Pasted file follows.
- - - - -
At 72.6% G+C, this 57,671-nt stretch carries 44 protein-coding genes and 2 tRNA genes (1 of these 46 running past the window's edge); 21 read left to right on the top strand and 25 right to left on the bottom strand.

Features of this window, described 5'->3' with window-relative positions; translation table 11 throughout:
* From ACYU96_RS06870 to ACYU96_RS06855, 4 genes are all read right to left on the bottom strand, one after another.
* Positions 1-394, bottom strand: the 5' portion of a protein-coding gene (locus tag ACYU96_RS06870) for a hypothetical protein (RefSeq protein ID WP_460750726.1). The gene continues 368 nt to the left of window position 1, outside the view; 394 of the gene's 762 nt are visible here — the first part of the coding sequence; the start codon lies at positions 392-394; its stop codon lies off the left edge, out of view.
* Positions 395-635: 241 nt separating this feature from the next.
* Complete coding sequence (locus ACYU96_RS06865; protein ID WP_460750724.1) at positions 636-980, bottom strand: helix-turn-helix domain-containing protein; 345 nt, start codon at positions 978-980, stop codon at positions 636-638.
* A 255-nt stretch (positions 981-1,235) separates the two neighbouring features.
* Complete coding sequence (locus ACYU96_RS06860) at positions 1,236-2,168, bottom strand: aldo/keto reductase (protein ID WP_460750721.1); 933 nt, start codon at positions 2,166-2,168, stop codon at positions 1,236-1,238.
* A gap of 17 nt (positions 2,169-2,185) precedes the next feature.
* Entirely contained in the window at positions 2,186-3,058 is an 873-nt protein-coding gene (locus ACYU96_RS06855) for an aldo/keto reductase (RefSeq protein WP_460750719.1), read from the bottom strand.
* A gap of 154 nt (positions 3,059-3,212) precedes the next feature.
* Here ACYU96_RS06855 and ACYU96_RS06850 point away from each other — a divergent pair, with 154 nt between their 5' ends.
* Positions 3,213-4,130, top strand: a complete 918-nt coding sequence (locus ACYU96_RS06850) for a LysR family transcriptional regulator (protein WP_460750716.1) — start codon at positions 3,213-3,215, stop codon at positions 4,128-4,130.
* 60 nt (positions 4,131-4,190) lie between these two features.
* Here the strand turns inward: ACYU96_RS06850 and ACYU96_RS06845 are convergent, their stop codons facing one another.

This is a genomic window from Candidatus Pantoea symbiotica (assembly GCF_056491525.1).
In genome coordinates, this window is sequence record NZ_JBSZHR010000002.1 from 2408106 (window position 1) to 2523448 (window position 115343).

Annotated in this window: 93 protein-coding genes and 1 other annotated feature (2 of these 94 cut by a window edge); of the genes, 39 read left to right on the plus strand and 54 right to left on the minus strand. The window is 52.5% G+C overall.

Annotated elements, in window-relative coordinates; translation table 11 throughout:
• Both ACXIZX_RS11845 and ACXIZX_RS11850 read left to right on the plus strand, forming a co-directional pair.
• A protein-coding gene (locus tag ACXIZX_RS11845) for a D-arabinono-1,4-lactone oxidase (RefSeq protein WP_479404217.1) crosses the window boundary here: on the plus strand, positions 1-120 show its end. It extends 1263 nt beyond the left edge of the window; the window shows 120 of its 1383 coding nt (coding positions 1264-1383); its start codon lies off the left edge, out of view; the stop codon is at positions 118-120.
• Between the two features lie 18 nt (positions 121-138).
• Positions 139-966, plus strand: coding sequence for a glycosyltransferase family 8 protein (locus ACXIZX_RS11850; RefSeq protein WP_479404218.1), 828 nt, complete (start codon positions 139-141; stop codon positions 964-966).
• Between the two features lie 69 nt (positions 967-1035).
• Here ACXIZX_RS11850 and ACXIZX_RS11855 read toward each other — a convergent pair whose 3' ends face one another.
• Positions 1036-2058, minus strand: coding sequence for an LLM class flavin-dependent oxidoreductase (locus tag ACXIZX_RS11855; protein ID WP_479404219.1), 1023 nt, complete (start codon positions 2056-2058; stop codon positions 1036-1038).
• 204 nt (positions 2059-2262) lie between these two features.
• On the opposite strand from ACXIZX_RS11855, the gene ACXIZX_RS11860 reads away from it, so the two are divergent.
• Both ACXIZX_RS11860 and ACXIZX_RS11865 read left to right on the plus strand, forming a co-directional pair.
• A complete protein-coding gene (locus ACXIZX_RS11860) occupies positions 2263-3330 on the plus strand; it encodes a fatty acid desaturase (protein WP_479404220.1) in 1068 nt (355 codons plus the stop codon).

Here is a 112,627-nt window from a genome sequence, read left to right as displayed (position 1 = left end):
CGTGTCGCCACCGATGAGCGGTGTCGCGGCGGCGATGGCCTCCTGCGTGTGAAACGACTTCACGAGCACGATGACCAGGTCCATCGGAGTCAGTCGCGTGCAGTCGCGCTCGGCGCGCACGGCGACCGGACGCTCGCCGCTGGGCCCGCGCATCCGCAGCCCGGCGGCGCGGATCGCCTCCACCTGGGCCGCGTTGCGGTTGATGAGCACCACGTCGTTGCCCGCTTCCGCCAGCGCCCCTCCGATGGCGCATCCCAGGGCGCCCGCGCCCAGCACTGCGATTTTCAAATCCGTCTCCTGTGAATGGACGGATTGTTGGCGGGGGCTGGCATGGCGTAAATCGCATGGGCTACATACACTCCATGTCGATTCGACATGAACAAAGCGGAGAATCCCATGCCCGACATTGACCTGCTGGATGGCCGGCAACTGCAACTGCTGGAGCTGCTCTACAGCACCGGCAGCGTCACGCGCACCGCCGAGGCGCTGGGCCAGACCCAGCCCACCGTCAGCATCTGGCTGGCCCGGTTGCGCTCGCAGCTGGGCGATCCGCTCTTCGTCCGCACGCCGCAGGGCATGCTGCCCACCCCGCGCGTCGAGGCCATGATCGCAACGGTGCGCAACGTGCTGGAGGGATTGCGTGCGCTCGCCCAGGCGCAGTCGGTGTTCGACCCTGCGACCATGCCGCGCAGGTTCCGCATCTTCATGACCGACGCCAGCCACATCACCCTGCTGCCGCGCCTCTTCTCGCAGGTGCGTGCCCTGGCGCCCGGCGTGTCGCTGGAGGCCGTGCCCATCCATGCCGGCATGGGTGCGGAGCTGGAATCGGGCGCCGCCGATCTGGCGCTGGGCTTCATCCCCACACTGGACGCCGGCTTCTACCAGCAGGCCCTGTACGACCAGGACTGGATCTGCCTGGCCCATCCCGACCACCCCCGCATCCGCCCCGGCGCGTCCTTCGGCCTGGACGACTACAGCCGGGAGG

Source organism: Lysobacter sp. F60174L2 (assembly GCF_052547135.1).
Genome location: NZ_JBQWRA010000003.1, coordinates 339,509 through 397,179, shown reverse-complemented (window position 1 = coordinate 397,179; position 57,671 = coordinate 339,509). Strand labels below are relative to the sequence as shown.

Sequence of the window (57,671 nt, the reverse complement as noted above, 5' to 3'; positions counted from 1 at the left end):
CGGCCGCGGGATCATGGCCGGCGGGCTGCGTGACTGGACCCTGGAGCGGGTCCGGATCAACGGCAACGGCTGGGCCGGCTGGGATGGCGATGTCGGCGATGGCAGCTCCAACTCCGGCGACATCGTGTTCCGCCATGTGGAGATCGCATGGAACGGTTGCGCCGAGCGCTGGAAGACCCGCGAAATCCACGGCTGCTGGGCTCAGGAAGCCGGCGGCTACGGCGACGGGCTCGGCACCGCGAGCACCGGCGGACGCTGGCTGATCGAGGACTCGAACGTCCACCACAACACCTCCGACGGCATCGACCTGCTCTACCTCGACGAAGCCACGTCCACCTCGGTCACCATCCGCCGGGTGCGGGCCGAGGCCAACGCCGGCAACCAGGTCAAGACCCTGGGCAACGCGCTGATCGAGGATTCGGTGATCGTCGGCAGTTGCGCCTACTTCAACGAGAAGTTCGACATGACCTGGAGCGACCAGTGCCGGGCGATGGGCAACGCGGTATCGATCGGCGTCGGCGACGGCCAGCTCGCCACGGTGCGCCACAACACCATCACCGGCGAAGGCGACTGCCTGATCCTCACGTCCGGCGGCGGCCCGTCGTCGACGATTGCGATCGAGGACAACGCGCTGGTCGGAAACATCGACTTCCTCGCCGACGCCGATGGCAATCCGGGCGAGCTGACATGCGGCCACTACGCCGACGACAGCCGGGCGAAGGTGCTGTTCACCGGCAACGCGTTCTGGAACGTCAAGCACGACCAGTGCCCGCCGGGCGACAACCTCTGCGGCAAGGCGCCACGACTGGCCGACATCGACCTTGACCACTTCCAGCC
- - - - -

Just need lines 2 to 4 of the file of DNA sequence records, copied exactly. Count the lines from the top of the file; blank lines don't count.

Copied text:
Features of this window, described 5'->3' with window-relative positions; translation table 11 throughout:
* From ACYU96_RS06870 to ACYU96_RS06855, 4 genes are all read right to left on the bottom strand, one after another.
* Positions 1-394, bottom strand: the 5' portion of a protein-coding gene (locus tag ACYU96_RS06870) for a hypothetical protein (RefSeq protein ID WP_460750726.1). The gene continues 368 nt to the left of window position 1, outside the view; 394 of the gene's 762 nt are visible here — the first part of the coding sequence; the start codon lies at positions 392-394; its stop codon lies off the left edge, out of view.